As Agriculture Commissioner Nikki Fried holds out for “cooler heads” in the Senate, House Speaker José Oliva is hopeful he will gain support for his chamber’s effort to move the Office of Energy from under her watch.
Voting largely along party lines Thursday, the House agreed to move the energy office’s 14 full-time employees, $1.8 million in salaries and trust-fund authority from Fried’s Department of Agriculture and Consumer Services to the Department of Environmental Protection, which is under Gov. Ron DeSantis.
“I think that it's important. It’s a priority of the governor. It's where that department was originally,” Oliva, R-Miami Lakes, told reporters after Thursday’s floor session. “Our plan is to continue to move forward in the hopes that we will be able to accomplish that with the Senate.”
Senate President Bill Galvano, R-Bradenton, has said his chamber will support the effort if there is a “valid reason” for the move.
With Fried the only statewide elected Democrat, a number of House Democrats Thursday expressed concerns the move is more about politics than efficiency.
“I pray we do not allow politics to hinder the progression of the state of Florida,” Rep. Kimberly Daniels, D-Jacksonville, said during the debate. She voted "no" on the bill (HB 5401), which passed 76-40.
But Rep. Rick Roth, R-West Palm Beach, said that, while many people blame politics for the switch, the idea came out of a budget-reduction exercise. And Rep. Thad Altman, R-Indialantic, said the move of the office a decade ago from the Department of Environmental Protection to its current location didn’t make sense at the time.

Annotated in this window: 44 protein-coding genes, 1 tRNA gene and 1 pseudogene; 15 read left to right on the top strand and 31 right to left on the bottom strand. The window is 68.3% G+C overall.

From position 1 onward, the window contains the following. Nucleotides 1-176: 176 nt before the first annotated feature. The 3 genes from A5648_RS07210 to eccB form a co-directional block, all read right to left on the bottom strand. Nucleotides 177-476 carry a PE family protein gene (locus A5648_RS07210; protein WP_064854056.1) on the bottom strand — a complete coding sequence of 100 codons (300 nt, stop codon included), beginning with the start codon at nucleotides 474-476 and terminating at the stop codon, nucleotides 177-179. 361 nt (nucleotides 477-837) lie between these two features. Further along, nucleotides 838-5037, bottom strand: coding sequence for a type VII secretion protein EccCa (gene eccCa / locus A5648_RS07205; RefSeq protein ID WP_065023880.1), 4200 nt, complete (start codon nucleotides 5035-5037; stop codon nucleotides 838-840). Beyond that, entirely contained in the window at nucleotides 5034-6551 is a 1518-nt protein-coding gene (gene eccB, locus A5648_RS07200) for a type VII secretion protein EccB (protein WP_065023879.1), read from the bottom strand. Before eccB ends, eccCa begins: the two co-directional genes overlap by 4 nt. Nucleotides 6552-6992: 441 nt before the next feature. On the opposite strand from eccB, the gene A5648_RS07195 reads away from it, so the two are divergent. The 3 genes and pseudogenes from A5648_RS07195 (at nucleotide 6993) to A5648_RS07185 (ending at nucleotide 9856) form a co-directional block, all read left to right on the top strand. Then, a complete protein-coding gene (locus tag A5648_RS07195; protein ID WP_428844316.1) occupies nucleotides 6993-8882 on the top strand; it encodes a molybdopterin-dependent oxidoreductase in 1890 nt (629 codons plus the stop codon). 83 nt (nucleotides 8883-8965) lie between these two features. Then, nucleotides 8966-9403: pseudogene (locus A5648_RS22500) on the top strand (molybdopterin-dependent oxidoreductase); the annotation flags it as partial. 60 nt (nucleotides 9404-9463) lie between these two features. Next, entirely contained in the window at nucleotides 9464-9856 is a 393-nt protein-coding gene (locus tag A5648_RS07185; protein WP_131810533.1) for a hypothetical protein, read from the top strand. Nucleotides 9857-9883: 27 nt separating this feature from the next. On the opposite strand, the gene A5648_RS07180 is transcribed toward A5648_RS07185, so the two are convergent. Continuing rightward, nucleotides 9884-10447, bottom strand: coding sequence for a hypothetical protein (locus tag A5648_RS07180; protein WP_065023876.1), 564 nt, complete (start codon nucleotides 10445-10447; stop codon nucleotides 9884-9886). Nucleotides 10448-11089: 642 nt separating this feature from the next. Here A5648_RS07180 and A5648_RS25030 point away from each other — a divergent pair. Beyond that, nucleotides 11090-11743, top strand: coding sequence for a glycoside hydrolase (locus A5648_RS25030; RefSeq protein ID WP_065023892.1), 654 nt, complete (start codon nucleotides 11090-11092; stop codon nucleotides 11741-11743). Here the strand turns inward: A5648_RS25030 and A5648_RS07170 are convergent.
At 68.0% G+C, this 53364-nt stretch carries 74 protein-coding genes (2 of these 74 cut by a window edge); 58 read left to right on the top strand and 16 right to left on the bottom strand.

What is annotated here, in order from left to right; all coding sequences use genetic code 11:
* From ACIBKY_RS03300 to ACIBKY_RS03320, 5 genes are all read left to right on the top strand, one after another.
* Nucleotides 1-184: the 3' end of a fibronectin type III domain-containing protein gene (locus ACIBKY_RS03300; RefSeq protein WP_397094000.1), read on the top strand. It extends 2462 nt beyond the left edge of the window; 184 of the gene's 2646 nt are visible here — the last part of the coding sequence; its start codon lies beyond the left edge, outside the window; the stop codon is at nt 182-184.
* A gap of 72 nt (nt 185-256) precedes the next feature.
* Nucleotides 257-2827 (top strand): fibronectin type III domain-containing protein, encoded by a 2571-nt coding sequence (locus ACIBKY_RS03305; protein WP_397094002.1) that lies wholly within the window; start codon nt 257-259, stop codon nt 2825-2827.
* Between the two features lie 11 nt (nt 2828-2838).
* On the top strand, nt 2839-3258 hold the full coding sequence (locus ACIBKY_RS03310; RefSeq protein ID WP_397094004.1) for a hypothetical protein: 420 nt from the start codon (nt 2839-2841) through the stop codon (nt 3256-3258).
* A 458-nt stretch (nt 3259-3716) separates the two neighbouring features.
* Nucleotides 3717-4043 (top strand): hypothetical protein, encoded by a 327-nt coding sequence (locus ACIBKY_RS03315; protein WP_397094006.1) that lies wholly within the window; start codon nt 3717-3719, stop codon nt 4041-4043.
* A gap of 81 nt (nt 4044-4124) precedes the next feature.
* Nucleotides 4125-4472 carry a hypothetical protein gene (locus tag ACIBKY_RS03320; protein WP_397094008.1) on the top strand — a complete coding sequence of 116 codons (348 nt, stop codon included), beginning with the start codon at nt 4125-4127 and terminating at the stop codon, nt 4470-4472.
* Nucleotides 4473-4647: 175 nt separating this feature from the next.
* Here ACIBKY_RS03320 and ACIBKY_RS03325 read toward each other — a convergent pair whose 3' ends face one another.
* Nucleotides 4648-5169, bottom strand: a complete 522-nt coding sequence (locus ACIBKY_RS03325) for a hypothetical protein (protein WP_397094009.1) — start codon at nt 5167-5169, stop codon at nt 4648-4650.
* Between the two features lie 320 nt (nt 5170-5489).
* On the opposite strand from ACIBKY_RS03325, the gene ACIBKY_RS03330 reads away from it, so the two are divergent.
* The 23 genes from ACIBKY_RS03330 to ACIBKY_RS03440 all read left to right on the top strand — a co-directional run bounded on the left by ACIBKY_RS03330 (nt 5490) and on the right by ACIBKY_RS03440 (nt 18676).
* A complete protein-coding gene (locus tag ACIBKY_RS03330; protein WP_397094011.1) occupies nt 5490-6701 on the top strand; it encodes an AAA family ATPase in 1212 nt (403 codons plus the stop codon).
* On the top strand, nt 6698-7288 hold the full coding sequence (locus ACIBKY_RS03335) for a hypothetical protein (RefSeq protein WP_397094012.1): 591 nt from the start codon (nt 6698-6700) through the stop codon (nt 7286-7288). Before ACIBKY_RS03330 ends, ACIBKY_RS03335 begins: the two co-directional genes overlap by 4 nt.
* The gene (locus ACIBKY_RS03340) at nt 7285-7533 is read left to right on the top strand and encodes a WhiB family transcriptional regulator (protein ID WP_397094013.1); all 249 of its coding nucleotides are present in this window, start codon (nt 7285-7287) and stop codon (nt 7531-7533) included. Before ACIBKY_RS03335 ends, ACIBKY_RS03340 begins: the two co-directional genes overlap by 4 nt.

The office has been under the Department of Agriculture and Consumer Services since 2011, when former Agriculture Commissioner Adam Putnam, a Republican, was elected to the office.
Fried has repeatedly called the move a “partisan power grab”
“Stripping the Office of Energy from our department is detrimental to our state’s energy and climate future,” Fried said in a press release after Thursday’s House vote. “This move comes with no cost savings, no increased efficiency, and sets a dangerous precedent by eroding our state government’s checks and balances. Under our Department, the Office of Energy is finally working, so let’s call it what it is --- a power grab to benefit the governor, slow down our progress on energy and climate change. I’m hopeful that cooler heads will prevail in the Florida Senate.”
The effort to move the energy office comes alongside language in a House budget bill, which also passed Thursday, that blocks nearly $20 million until Fried’s department replaces gas-pump inspection stickers that feature her picture.